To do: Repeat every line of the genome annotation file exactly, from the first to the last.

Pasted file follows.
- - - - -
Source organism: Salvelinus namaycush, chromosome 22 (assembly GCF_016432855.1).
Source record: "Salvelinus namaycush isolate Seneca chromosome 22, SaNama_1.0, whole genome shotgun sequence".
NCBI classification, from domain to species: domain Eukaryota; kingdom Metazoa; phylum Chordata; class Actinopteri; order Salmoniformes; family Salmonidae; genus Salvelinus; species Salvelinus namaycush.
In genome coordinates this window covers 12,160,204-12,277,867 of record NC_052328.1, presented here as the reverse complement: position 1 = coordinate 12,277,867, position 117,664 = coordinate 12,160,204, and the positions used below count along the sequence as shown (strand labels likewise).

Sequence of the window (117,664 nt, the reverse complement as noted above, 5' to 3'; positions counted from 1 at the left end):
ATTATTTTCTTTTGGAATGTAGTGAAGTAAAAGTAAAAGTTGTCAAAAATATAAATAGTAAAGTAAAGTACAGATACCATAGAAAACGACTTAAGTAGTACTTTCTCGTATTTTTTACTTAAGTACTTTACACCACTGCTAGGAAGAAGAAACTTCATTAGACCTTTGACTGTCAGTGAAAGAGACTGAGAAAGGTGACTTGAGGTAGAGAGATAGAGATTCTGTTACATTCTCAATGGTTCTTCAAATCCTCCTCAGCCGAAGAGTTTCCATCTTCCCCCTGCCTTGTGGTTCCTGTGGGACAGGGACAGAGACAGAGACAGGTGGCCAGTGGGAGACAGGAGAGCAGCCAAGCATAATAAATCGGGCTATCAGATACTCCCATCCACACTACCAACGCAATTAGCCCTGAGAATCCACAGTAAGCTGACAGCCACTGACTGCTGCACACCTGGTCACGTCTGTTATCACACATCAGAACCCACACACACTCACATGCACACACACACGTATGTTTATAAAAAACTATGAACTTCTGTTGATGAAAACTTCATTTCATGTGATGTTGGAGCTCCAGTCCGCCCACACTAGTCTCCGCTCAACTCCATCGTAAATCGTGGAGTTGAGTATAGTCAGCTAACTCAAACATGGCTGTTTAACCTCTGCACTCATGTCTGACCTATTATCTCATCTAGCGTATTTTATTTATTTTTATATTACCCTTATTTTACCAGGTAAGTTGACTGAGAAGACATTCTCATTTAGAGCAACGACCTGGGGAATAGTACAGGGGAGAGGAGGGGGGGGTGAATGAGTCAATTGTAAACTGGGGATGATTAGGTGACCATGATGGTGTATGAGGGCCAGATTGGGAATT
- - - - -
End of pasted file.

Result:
Source organism: Salvelinus namaycush, chromosome 22 (assembly GCF_016432855.1).
Source record: "Salvelinus namaycush isolate Seneca chromosome 22, SaNama_1.0, whole genome shotgun sequence".
NCBI classification, from domain to species: domain Eukaryota; kingdom Metazoa; phylum Chordata; class Actinopteri; order Salmoniformes; family Salmonidae; genus Salvelinus; species Salvelinus namaycush.
In genome coordinates this window covers 12,160,204-12,277,867 of record NC_052328.1, presented here as the reverse complement: position 1 = coordinate 12,277,867, position 117,664 = coordinate 12,160,204, and the positions used below count along the sequence as shown (strand labels likewise).

Sequence of the window (117,664 nt, the reverse complement as noted above, 5' to 3'; positions counted from 1 at the left end):
ATTATTTTCTTTTGGAATGTAGTGAAGTAAAAGTAAAAGTTGTCAAAAATATAAATAGTAAAGTAAAGTACAGATACCATAGAAAACGACTTAAGTAGTACTTTCTCGTATTTTTTACTTAAGTACTTTACACCACTGCTAGGAAGAAGAAACTTCATTAGACCTTTGACTGTCAGTGAAAGAGACTGAGAAAGGTGACTTGAGGTAGAGAGATAGAGATTCTGTTACATTCTCAATGGTTCTTCAAATCCTCCTCAGCCGAAGAGTTTCCATCTTCCCCCTGCCTTGTGGTTCCTGTGGGACAGGGACAGAGACAGAGACAGGTGGCCAGTGGGAGACAGGAGAGCAGCCAAGCATAATAAATCGGGCTATCAGATACTCCCATCCACACTACCAACGCAATTAGCCCTGAGAATCCACAGTAAGCTGACAGCCACTGACTGCTGCACACCTGGTCACGTCTGTTATCACACATCAGAACCCACACACACTCACATGCACACACACACGTATGTTTATAAAAAACTATGAACTTCTGTTGATGAAAACTTCATTTCATGTGATGTTGGAGCTCCAGTCCGCCCACACTAGTCTCCGCTCAACTCCATCGTAAATCGTGGAGTTGAGTATAGTCAGCTAACTCAAACATGGCTGTTTAACCTCTGCACTCATGTCTGACCTATTATCTCATCTAGCGTATTTTATTTATTTTTATATTACCCTTATTTTACCAGGTAAGTTGACTGAGAAGACATTCTCATTTAGAGCAACGACCTGGGGAATAGTACAGGGGAGAGGAGGGGGGGGTGAATGAGTCAATTGTAAACTGGGGATGATTAGGTGACCATGATGGTGTATGAGGGCCAGATTGGGAATT